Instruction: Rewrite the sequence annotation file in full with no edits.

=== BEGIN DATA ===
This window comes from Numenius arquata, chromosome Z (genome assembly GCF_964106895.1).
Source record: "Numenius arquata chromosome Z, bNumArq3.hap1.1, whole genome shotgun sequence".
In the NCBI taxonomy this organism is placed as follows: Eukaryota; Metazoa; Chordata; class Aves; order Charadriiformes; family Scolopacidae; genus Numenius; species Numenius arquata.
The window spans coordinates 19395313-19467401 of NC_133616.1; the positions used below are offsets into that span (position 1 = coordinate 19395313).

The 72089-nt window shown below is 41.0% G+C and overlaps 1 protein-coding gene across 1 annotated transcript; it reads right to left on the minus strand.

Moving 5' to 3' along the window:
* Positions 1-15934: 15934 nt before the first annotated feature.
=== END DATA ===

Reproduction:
This window comes from Numenius arquata, chromosome Z (genome assembly GCF_964106895.1).
Source record: "Numenius arquata chromosome Z, bNumArq3.hap1.1, whole genome shotgun sequence".
In the NCBI taxonomy this organism is placed as follows: Eukaryota; Metazoa; Chordata; class Aves; order Charadriiformes; family Scolopacidae; genus Numenius; species Numenius arquata.
The window spans coordinates 19395313-19467401 of NC_133616.1; the positions used below are offsets into that span (position 1 = coordinate 19395313).

The 72089-nt window shown below is 41.0% G+C and overlaps 1 protein-coding gene across 1 annotated transcript; it reads right to left on the minus strand.

Moving 5' to 3' along the window:
* Positions 1-15934: 15934 nt before the first annotated feature.